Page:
In our little church, we were walking at the intersection of social justice, the charismatic movement, and mainstream Evangelicalism … a rare integration in those days, and without Bill, I wouldn’t have been able to hold those different streams together. These days, a lot of people know me as “political,” but Bill was always much farther along than I was, and it was his deeply ethical, compassionate, and just integration of faith and politics that mentored me, gave me courage, and eventually nudged me out of the “play it safe” rut I walked in for too long. Back in the 90’s, Bill made sure I was paying attention to Gordon Cosby, Rich Sider, Jim Wallis, and Tony Campolo, not just Rick Warren, John Wimber, Francis Schaeffer, and Bill Hybels. For Bill, poverty, race, and LGBTQ equality were important issues before they were for me. He brought me along.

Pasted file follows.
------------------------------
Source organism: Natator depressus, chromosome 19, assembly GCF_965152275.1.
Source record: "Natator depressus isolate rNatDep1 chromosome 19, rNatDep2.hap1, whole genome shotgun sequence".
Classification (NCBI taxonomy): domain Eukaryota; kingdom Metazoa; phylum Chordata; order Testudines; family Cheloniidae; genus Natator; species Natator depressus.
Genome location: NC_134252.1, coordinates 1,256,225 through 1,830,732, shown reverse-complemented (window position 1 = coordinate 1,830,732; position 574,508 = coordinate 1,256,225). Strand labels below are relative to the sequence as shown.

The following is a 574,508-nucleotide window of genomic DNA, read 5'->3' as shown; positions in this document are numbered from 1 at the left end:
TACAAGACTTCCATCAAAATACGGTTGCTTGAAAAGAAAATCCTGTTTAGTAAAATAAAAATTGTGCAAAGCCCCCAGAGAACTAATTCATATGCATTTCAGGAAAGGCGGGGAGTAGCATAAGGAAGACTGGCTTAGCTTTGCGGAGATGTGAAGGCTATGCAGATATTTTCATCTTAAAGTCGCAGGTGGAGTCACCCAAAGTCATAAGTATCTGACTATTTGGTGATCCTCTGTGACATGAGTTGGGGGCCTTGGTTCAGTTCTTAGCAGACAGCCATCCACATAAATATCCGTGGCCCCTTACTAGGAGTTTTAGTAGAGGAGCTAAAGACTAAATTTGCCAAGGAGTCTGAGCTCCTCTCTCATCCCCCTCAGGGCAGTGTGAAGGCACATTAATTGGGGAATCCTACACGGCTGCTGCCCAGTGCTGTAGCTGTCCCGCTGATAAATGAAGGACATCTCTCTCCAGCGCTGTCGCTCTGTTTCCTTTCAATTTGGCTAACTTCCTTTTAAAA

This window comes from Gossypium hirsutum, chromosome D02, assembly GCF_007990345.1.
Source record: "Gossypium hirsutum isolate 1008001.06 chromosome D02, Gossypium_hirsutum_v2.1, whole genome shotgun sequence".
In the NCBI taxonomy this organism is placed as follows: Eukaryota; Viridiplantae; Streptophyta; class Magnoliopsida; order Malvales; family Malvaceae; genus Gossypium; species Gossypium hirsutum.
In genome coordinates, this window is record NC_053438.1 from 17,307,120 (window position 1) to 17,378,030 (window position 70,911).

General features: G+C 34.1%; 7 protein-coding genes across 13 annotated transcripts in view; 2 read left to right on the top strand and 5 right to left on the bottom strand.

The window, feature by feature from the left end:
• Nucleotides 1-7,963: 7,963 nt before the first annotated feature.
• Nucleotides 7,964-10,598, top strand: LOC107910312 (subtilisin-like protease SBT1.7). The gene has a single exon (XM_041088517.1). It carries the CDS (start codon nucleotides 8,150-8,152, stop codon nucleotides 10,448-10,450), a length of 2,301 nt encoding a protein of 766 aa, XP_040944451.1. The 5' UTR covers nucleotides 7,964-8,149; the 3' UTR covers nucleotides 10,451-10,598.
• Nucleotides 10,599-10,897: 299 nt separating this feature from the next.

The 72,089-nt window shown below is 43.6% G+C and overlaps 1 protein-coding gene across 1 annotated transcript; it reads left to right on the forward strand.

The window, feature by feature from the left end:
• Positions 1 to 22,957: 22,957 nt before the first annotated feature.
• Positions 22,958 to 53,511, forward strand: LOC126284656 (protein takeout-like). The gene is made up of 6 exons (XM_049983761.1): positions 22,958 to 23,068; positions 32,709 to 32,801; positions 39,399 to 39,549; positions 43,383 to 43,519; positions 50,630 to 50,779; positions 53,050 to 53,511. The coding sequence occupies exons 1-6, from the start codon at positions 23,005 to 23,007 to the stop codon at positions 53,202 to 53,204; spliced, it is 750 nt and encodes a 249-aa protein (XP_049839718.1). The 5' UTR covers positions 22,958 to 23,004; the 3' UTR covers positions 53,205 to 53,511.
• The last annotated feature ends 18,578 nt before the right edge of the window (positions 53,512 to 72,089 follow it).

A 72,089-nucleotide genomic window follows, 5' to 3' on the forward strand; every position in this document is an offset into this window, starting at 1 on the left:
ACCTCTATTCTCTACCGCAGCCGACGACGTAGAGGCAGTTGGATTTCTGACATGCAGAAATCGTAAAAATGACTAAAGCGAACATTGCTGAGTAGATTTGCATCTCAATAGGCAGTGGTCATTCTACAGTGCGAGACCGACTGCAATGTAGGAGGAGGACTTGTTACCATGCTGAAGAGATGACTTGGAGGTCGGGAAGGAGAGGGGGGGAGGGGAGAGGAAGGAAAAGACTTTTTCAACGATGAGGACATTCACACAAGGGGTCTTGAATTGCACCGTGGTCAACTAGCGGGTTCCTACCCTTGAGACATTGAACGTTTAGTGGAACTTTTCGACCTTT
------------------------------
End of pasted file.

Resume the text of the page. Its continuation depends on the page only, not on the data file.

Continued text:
For many years, Bill and I (and later, new members of our Leadership Team like Kevin Barwick and Mark Buckingham) would meet once a week at 5 or 5:30 a.m. for planning and prayer. We met so early because we had young children and jobs and needed to be home in the evenings. We went through a lot of eggs, toast, and coffee refills at a Denny’s in Greenbelt over the years, and as we became a team of leaders, we also became a band of brothers.

Because we were so different, Bill and I sometimes experienced “creative tension.” But never for even a second did I doubt the goodness of Bill’s heart or the wisdom of his perspective. Our mutual respect grew through the tensions we experienced. Honestly, I think he had to forgive me of a lot more than I ever had to forgive him.

When we were going through a tough time in our marriages, or when one of our kids was struggling, or when we were having theological questions and doubts, we were there for each other. When our son Trevor was diagnosed with cancer, Bill and Shobha were major supports for us, along with our whole church community. 

We literally did life together, with all of its laughter and tears.